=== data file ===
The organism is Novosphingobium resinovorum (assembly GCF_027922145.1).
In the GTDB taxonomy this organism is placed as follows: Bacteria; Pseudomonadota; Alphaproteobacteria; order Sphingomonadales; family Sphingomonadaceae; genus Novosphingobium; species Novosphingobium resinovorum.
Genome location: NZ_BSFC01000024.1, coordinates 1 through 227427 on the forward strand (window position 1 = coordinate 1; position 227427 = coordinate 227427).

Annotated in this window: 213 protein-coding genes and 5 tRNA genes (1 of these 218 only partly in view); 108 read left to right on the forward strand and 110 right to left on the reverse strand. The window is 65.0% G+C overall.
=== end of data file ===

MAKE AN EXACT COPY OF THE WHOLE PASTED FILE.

The organism is Novosphingobium resinovorum (assembly GCF_027922145.1).
In the GTDB taxonomy this organism is placed as follows: Bacteria; Pseudomonadota; Alphaproteobacteria; order Sphingomonadales; family Sphingomonadaceae; genus Novosphingobium; species Novosphingobium resinovorum.
Genome location: NZ_BSFC01000024.1, coordinates 1 through 227427 on the forward strand (window position 1 = coordinate 1; position 227427 = coordinate 227427).

Annotated in this window: 213 protein-coding genes and 5 tRNA genes (1 of these 218 only partly in view); 108 read left to right on the forward strand and 110 right to left on the reverse strand. The window is 65.0% G+C overall.